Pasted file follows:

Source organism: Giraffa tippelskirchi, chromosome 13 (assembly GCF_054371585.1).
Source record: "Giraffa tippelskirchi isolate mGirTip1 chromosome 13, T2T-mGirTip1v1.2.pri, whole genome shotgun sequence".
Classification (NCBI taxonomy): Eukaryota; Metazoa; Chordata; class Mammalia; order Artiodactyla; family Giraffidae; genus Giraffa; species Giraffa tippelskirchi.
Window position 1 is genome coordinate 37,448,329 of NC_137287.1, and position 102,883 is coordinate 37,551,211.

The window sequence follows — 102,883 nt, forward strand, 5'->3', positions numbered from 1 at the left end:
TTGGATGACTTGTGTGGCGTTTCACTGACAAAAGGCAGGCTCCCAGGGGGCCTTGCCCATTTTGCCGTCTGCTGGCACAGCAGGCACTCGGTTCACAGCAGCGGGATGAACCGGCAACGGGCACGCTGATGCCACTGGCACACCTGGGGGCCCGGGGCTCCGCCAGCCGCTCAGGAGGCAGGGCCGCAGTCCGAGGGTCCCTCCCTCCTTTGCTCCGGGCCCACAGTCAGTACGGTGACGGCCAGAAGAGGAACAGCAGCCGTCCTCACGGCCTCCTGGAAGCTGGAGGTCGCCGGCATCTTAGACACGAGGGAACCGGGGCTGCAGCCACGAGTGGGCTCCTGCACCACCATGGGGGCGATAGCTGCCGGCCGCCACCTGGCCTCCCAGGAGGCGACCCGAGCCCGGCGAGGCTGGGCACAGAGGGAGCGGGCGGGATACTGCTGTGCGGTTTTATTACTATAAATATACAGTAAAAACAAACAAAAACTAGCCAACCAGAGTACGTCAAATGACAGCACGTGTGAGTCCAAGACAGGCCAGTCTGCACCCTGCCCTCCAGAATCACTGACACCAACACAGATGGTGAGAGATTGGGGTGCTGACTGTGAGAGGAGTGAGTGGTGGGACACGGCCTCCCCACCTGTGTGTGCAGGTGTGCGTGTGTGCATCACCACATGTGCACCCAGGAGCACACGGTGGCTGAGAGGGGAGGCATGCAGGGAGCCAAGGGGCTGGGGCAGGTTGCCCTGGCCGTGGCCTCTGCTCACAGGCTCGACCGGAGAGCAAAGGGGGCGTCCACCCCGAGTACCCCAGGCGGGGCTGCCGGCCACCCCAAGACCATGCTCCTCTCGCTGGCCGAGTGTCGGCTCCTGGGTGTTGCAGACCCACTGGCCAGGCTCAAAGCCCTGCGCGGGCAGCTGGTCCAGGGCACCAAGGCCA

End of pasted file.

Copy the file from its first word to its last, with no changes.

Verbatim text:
Source organism: Giraffa tippelskirchi, chromosome 13 (assembly GCF_054371585.1).
Source record: "Giraffa tippelskirchi isolate mGirTip1 chromosome 13, T2T-mGirTip1v1.2.pri, whole genome shotgun sequence".
Classification (NCBI taxonomy): Eukaryota; Metazoa; Chordata; class Mammalia; order Artiodactyla; family Giraffidae; genus Giraffa; species Giraffa tippelskirchi.
Window position 1 is genome coordinate 37,448,329 of NC_137287.1, and position 102,883 is coordinate 37,551,211.

The window sequence follows — 102,883 nt, forward strand, 5'->3', positions numbered from 1 at the left end:
TTGGATGACTTGTGTGGCGTTTCACTGACAAAAGGCAGGCTCCCAGGGGGCCTTGCCCATTTTGCCGTCTGCTGGCACAGCAGGCACTCGGTTCACAGCAGCGGGATGAACCGGCAACGGGCACGCTGATGCCACTGGCACACCTGGGGGCCCGGGGCTCCGCCAGCCGCTCAGGAGGCAGGGCCGCAGTCCGAGGGTCCCTCCCTCCTTTGCTCCGGGCCCACAGTCAGTACGGTGACGGCCAGAAGAGGAACAGCAGCCGTCCTCACGGCCTCCTGGAAGCTGGAGGTCGCCGGCATCTTAGACACGAGGGAACCGGGGCTGCAGCCACGAGTGGGCTCCTGCACCACCATGGGGGCGATAGCTGCCGGCCGCCACCTGGCCTCCCAGGAGGCGACCCGAGCCCGGCGAGGCTGGGCACAGAGGGAGCGGGCGGGATACTGCTGTGCGGTTTTATTACTATAAATATACAGTAAAAACAAACAAAAACTAGCCAACCAGAGTACGTCAAATGACAGCACGTGTGAGTCCAAGACAGGCCAGTCTGCACCCTGCCCTCCAGAATCACTGACACCAACACAGATGGTGAGAGATTGGGGTGCTGACTGTGAGAGGAGTGAGTGGTGGGACACGGCCTCCCCACCTGTGTGTGCAGGTGTGCGTGTGTGCATCACCACATGTGCACCCAGGAGCACACGGTGGCTGAGAGGGGAGGCATGCAGGGAGCCAAGGGGCTGGGGCAGGTTGCCCTGGCCGTGGCCTCTGCTCACAGGCTCGACCGGAGAGCAAAGGGGGCGTCCACCCCGAGTACCCCAGGCGGGGCTGCCGGCCACCCCAAGACCATGCTCCTCTCGCTGGCCGAGTGTCGGCTCCTGGGTGTTGCAGACCCACTGGCCAGGCTCAAAGCCCTGCGCGGGCAGCTGGTCCAGGGCACCAAGGCCA